It is a known fact that glass is everywhere. Whether someone is gazing out a window or scrolling down a smartphone, chances are that a glass layer exists between the person and the item being viewed.
Although glass has been used for nearly 50 centuries now, there are many hidden facts about glass, for example, the manner in which different types of glasses are formed and the way they attain specific characteristics. In-depth knowledge of these facts can culminate in various inventions in the field of technology (e.g. glass with disparate mechanical characteristics and also scratch-free coatings).
For some years, scientists from the University of Pennsylvania have been investigating the characteristics of stable glasses, or closely packed types of glasses synthesized by coating molecules in vapor phase onto a cold substrate.
There have been a lot of questions about whether this is analogous of the same amorphous state of naturally aged glasses such as amber, which are formed by just cooling a liquid and aging it for many, many years.
Zahra Fakhraai, who is an associate professor of chemistry in Penn’s School of Arts & Sciences
To solve the questions, Fahkraai and Tianyi Liu, a PhD student, worked in cooperation with Patrick Walsh, a chemistry professor, who formulated and created an innovative and unique molecule with a precisely round spherical shape. Fakhraai stated that these distinctive molecules do not align themselves with any substrate upon being deposited. Due to this fact, the scientists anticipated that the glasses would be isotropic and amorphous, that is, that the particles forming the atoms—be it colloids, atoms, or grains—are ordered without any overarching order or pattern.
It is an astonishing fact that the scientists observed that the stable glasses were birefringent, or the refractive index of light was observed to be different in directions normal and parallel to the substrate, which is normally not anticipated in a round material. The outcomes of the study were reported in the Physical Review Letters journal.
Due to the birefringence, light shone in one direction will break differently when compared to light that shines from another direction. This is the effect that is normally used in liquid crystal displays: altering the material orientation makes light to differently interact with it, thus creating optical effects. In majority of the deposited glasses, this is caused by aligning of the molecules in a specific direction while being condensed from the vapor phase into an intense glassy state.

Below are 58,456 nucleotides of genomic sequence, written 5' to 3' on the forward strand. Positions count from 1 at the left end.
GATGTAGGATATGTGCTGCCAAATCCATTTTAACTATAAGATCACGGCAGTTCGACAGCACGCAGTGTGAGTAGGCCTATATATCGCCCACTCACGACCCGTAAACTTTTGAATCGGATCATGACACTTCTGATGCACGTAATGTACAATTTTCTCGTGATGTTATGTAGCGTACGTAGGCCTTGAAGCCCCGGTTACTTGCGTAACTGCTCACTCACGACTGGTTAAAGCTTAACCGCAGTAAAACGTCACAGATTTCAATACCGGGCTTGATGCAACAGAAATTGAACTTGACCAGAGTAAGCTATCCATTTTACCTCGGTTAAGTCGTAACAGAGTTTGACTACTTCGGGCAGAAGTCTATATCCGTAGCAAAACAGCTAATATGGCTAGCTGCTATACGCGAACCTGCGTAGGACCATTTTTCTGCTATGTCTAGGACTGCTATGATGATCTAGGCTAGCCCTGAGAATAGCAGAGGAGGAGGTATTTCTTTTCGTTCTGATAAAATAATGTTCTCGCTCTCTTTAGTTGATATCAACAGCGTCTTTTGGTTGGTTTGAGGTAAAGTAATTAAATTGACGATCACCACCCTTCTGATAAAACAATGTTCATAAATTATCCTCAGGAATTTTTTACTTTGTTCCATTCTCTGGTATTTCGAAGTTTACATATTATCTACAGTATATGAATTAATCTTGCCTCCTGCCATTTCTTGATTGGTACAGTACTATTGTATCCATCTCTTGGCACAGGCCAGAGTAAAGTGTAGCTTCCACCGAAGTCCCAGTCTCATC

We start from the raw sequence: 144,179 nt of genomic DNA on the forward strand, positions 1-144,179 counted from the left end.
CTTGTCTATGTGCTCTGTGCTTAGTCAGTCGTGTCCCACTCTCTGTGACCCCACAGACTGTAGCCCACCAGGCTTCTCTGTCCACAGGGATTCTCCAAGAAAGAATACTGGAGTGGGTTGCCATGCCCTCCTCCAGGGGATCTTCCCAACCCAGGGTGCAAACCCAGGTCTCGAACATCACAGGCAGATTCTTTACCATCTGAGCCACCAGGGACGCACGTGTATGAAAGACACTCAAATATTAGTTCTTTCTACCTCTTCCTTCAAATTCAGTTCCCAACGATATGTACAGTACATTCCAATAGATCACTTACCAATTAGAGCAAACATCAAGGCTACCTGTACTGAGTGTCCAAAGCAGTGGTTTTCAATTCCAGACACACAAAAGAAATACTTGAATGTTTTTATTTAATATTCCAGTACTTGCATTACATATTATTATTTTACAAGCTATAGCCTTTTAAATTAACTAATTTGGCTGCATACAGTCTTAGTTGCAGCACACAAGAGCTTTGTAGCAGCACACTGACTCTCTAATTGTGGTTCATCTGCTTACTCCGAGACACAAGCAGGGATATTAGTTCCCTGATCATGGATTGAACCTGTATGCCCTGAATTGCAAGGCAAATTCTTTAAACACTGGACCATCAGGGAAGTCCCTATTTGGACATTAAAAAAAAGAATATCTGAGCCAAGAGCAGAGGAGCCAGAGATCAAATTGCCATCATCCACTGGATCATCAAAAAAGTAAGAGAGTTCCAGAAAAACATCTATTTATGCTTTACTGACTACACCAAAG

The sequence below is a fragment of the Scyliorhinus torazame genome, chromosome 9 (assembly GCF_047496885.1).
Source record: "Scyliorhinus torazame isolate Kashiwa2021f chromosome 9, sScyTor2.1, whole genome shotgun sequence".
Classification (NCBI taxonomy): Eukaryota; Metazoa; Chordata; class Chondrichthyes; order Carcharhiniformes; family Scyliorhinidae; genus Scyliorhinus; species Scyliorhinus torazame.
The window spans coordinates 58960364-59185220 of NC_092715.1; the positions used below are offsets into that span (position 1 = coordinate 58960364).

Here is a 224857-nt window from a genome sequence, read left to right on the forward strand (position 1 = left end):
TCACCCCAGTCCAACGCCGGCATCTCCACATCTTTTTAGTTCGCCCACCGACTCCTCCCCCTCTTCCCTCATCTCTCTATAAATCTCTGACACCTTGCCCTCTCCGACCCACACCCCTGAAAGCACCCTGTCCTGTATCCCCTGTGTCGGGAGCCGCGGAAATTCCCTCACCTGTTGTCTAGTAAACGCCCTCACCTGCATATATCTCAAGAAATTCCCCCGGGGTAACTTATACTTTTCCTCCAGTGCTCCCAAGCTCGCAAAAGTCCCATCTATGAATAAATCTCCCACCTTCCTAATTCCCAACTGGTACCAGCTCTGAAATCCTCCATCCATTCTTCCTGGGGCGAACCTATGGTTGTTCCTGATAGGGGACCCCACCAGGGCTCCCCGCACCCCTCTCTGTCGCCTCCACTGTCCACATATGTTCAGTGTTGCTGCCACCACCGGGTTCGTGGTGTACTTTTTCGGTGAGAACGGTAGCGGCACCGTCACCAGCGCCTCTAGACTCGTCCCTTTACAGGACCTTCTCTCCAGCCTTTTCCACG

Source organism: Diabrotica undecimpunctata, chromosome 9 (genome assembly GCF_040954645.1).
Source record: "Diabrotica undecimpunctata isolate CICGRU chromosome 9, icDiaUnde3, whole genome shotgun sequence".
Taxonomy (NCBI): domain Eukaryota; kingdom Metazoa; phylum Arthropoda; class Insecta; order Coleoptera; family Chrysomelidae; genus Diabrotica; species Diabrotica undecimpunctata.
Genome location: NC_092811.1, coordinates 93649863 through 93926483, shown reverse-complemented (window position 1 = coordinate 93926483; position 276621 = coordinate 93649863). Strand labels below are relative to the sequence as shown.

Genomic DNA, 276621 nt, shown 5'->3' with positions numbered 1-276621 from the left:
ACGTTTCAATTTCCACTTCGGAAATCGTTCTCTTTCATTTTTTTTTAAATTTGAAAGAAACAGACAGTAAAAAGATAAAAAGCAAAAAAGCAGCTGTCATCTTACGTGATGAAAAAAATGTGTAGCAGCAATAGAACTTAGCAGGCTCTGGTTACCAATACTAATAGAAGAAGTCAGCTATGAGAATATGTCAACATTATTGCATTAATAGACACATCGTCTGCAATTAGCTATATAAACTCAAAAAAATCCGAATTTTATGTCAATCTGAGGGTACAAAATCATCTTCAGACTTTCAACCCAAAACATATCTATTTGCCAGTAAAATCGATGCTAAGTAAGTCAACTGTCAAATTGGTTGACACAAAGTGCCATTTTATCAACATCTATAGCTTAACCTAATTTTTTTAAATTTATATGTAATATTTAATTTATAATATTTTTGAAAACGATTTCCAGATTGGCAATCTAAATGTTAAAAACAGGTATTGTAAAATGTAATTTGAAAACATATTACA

According to Fakhraai, the birefringence patterns exhibited by the stable glasses were unusual because the scientists did not anticipate the round molecules to be orientated inside the material.
Collaborating with James Kikkawa, a physics professor, and Annemarie Exarhos, a PhD student, who together carried out photoluminescence experiments to observe the orientation of the molecules, as well as Joseph Subotnick, a chemistry professor, and Ethan Alguire, a PhD student, who together assisted in performing the simulations for observing the crystal structure and computing the refractive index of the crystal which enabled them to calculate the math related to the extent of birefringence or ordering in the amorphous state, the scientists ascertained their guess that the material lacked orientation.
Although the researchers measured zero order in the glass, there still was a specific amount of birefringence equivalent to having nearly 30% of the molecules to be perfectly ordered. In their experiments, the researchers discovered that this was caused as a result of the layer-by-layer form of the deposition that enables the molecules to get tightly packed in the direction normal to the surface upon being deposited. The density the glass is directly proportional to the birefringence value. The process can be regulated by altering the substrate temperature that governs the densification degree.
We were able to show that this is a unique kind of order that is emergent from the process. This is a new sort of packing that’s very unique because you don’t have any orientation, but you can still manipulate the molecular distances on average and still have a random but birefringent packing overall. And so this teaches us a lot about the process of how you can actually access these lower state phases but also provides a way of engineering optical properties without necessarily inducing an order or structure in the material.
As the stressors are differently dispersed in and out of plane, the mechanical characteristics glasses can differ, which may come in handy for developing coatings and in the field of technology. The orientation of a glass or the layering in the glass may even be regulated to provide specific characteristics, for example, anti-scratch properties.
“We expect that if we were to indent the glass surface with something,” stated Fakhraai, “it would have different toughness versus indenting it on the side. This could change its fracture patterns or hardness or elastic properties. I think understanding how shape, orientation and packing could affect the mechanics of these coatings is one of the places where interesting applications could emerge.”
Fakhraai further added that the most exhilarating part of this study is the basic facet of being in a position to demonstrate that high-density amorphous phases do exist. She is also confident that she along with other scientists will be in a position to use the knowledge gained by analyzing these systems to ascertain the properties of highly aged glass.
“This tells us that we can actually make glasses that have packings that would be relevant to very well-aged glass,” stated Fakhraai. “This opens up the possibility of better fundamentally understanding the process by which we can make stable glasses.”
National Science Foundation grants DMR-11-20901, DMR-1206270, CHE-1152488, and DMREF-1628407 funded the study.